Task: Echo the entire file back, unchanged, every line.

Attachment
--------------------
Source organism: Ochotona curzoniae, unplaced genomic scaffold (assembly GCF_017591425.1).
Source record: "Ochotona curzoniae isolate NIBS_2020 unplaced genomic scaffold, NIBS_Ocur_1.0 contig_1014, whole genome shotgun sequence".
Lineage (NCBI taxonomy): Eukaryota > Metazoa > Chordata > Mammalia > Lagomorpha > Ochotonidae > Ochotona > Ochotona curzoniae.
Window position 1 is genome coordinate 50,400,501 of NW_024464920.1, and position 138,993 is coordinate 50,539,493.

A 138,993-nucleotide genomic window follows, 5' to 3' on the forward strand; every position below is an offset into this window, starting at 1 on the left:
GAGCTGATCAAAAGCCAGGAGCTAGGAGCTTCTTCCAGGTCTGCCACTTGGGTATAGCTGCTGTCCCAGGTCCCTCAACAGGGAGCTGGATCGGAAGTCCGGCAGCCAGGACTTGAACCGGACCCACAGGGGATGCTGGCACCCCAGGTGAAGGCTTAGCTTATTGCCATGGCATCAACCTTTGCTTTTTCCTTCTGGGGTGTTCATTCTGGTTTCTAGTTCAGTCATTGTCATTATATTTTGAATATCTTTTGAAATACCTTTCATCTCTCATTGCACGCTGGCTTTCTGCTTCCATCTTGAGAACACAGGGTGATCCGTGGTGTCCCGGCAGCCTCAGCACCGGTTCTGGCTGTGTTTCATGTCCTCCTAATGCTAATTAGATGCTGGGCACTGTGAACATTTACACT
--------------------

Source organism: Ochotona curzoniae, unplaced genomic scaffold (assembly GCF_017591425.1).
Source record: "Ochotona curzoniae isolate NIBS_2020 unplaced genomic scaffold, NIBS_Ocur_1.0 contig_1014, whole genome shotgun sequence".
Lineage (NCBI taxonomy): Eukaryota > Metazoa > Chordata > Mammalia > Lagomorpha > Ochotonidae > Ochotona > Ochotona curzoniae.
Window position 1 is genome coordinate 50,400,501 of NW_024464920.1, and position 138,993 is coordinate 50,539,493.

A 138,993-nucleotide genomic window follows, 5' to 3' on the forward strand; every position below is an offset into this window, starting at 1 on the left:
GAGCTGATCAAAAGCCAGGAGCTAGGAGCTTCTTCCAGGTCTGCCACTTGGGTATAGCTGCTGTCCCAGGTCCCTCAACAGGGAGCTGGATCGGAAGTCCGGCAGCCAGGACTTGAACCGGACCCACAGGGGATGCTGGCACCCCAGGTGAAGGCTTAGCTTATTGCCATGGCATCAACCTTTGCTTTTTCCTTCTGGGGTGTTCATTCTGGTTTCTAGTTCAGTCATTGTCATTATATTTTGAATATCTTTTGAAATACCTTTCATCTCTCATTGCACGCTGGCTTTCTGCTTCCATCTTGAGAACACAGGGTGATCCGTGGTGTCCCGGCAGCCTCAGCACCGGTTCTGGCTGTGTTTCATGTCCTCCTAATGCTAATTAGATGCTGGGCACTGTGAACATTTACACT